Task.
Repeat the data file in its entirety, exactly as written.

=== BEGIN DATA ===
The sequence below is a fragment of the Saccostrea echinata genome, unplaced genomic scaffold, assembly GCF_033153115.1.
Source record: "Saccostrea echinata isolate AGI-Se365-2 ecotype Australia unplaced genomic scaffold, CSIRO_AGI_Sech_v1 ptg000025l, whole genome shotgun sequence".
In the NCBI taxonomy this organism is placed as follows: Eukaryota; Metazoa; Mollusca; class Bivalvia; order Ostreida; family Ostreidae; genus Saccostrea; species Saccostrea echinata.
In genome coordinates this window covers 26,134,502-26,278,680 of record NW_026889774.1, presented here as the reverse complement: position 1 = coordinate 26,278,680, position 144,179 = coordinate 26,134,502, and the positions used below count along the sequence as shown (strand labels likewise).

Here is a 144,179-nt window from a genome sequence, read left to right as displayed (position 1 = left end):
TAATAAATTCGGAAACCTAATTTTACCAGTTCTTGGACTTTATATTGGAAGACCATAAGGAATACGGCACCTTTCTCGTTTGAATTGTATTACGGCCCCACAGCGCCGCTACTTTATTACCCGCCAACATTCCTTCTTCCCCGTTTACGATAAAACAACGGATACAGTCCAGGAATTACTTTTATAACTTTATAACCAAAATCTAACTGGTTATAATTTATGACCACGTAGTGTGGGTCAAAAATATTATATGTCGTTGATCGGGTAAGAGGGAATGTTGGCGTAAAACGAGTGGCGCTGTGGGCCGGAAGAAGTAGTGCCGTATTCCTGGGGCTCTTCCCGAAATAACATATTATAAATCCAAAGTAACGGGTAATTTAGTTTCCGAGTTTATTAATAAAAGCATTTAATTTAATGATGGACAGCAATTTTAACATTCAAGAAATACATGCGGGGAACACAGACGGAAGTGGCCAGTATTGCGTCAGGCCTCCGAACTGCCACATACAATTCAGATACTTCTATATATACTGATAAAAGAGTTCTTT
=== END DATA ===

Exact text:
The sequence below is a fragment of the Saccostrea echinata genome, unplaced genomic scaffold, assembly GCF_033153115.1.
Source record: "Saccostrea echinata isolate AGI-Se365-2 ecotype Australia unplaced genomic scaffold, CSIRO_AGI_Sech_v1 ptg000025l, whole genome shotgun sequence".
In the NCBI taxonomy this organism is placed as follows: Eukaryota; Metazoa; Mollusca; class Bivalvia; order Ostreida; family Ostreidae; genus Saccostrea; species Saccostrea echinata.
In genome coordinates this window covers 26,134,502-26,278,680 of record NW_026889774.1, presented here as the reverse complement: position 1 = coordinate 26,278,680, position 144,179 = coordinate 26,134,502, and the positions used below count along the sequence as shown (strand labels likewise).

Here is a 144,179-nt window from a genome sequence, read left to right as displayed (position 1 = left end):
TAATAAATTCGGAAACCTAATTTTACCAGTTCTTGGACTTTATATTGGAAGACCATAAGGAATACGGCACCTTTCTCGTTTGAATTGTATTACGGCCCCACAGCGCCGCTACTTTATTACCCGCCAACATTCCTTCTTCCCCGTTTACGATAAAACAACGGATACAGTCCAGGAATTACTTTTATAACTTTATAACCAAAATCTAACTGGTTATAATTTATGACCACGTAGTGTGGGTCAAAAATATTATATGTCGTTGATCGGGTAAGAGGGAATGTTGGCGTAAAACGAGTGGCGCTGTGGGCCGGAAGAAGTAGTGCCGTATTCCTGGGGCTCTTCCCGAAATAACATATTATAAATCCAAAGTAACGGGTAATTTAGTTTCCGAGTTTATTAATAAAAGCATTTAATTTAATGATGGACAGCAATTTTAACATTCAAGAAATACATGCGGGGAACACAGACGGAAGTGGCCAGTATTGCGTCAGGCCTCCGAACTGCCACATACAATTCAGATACTTCTATATATACTGATAAAAGAGTTCTTT